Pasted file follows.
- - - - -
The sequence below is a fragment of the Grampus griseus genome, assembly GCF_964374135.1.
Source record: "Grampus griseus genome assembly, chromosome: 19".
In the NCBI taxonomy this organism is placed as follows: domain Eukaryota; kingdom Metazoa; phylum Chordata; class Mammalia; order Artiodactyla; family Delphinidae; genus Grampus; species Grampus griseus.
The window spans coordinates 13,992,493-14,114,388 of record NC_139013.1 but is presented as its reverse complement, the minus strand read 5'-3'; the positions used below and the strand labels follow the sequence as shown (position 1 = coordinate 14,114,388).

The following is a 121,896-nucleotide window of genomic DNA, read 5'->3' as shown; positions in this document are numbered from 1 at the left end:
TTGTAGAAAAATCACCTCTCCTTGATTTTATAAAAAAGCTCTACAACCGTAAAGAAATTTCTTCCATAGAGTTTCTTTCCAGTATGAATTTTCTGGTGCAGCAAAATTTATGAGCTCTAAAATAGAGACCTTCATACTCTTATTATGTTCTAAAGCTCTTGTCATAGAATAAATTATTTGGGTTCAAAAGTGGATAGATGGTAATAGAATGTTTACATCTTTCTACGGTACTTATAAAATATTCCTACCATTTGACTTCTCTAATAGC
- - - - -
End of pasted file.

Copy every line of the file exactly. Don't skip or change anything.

The sequence below is a fragment of the Grampus griseus genome, assembly GCF_964374135.1.
Source record: "Grampus griseus genome assembly, chromosome: 19".
In the NCBI taxonomy this organism is placed as follows: domain Eukaryota; kingdom Metazoa; phylum Chordata; class Mammalia; order Artiodactyla; family Delphinidae; genus Grampus; species Grampus griseus.
The window spans coordinates 13,992,493-14,114,388 of record NC_139013.1 but is presented as its reverse complement, the minus strand read 5'-3'; the positions used below and the strand labels follow the sequence as shown (position 1 = coordinate 14,114,388).

The following is a 121,896-nucleotide window of genomic DNA, read 5'->3' as shown; positions in this document are numbered from 1 at the left end:
TTGTAGAAAAATCACCTCTCCTTGATTTTATAAAAAAGCTCTACAACCGTAAAGAAATTTCTTCCATAGAGTTTCTTTCCAGTATGAATTTTCTGGTGCAGCAAAATTTATGAGCTCTAAAATAGAGACCTTCATACTCTTATTATGTTCTAAAGCTCTTGTCATAGAATAAATTATTTGGGTTCAAAAGTGGATAGATGGTAATAGAATGTTTACATCTTTCTACGGTACTTATAAAATATTCCTACCATTTGACTTCTCTAATAGC